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Article
September 1988

Ceftazidime-lnduced Encephalopathy in a Patient With Renal Impairment

Author Affiliations

College of Pharmacy Clinical Division University of Texas at Austin Austin, TX 78712

Arch Neurol. 1988;45(9):936-937. doi:10.1001/archneur.1988.00520330010002
Abstract

To the Editor.  —Large doses of parenterally administered penicillin G may produce confusion, lethargy, twitching, multifocal myoclonus, and localized or generalized epileptiform seizures, particularly in patients with renal impairment.1-3 Cephalosporins, with chemical structures similar to the penicillins, have likewise been reported to cause encephalopathies3 with lethargy, disorientation, memory loss, asterixis, multifocal myoclonus, and tonic-clonic seizures (cefazolin4 and cephaloridine5). This report was prompted by the occurrence of encephalopathy in a patient with renal impairment on administration of intravenous ceftazidime, one of the newer third-generation cephalosporins.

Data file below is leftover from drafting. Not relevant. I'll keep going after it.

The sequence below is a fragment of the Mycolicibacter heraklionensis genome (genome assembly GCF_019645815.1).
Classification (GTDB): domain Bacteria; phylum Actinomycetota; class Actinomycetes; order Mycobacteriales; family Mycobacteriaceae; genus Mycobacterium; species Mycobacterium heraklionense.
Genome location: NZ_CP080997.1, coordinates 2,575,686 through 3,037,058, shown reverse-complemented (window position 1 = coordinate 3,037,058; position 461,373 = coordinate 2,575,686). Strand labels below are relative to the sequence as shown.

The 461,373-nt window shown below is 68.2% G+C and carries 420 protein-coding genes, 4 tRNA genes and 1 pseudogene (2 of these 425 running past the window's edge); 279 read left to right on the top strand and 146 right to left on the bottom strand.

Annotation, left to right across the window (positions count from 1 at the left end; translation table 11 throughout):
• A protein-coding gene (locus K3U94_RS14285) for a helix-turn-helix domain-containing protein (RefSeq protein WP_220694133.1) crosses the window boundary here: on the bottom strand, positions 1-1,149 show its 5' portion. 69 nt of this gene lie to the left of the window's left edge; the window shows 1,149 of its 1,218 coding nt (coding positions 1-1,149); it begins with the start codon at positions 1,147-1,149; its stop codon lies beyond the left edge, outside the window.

Report of a Case.  —An 80-year-old man at our institution was treated for osteomyelitis with intravenous ceftazidime therapy following hip replacement surgery. Therapy was begun with a dosage regimen of intravenous ceftazidime 2 g every eight hours. The patient's serum creatinine level was 265.2 μmol/L (3.0 mg/dL) and his measured creatinine clearance was 0.58 mL/s (35 mL/min). His baseline mental status was

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